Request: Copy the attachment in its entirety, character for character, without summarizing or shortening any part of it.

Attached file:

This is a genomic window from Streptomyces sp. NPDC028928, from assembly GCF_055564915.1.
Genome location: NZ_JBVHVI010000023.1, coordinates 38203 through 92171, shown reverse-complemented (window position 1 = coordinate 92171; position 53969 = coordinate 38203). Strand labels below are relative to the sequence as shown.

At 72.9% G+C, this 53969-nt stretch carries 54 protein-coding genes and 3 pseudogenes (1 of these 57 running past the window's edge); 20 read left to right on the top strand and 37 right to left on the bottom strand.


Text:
This is a genomic window from Streptomyces sp. NPDC028928, from assembly GCF_055564915.1.
Genome location: NZ_JBVHVI010000023.1, coordinates 38203 through 92171, shown reverse-complemented (window position 1 = coordinate 92171; position 53969 = coordinate 38203). Strand labels below are relative to the sequence as shown.

At 72.9% G+C, this 53969-nt stretch carries 54 protein-coding genes and 3 pseudogenes (1 of these 57 running past the window's edge); 20 read left to right on the top strand and 37 right to left on the bottom strand.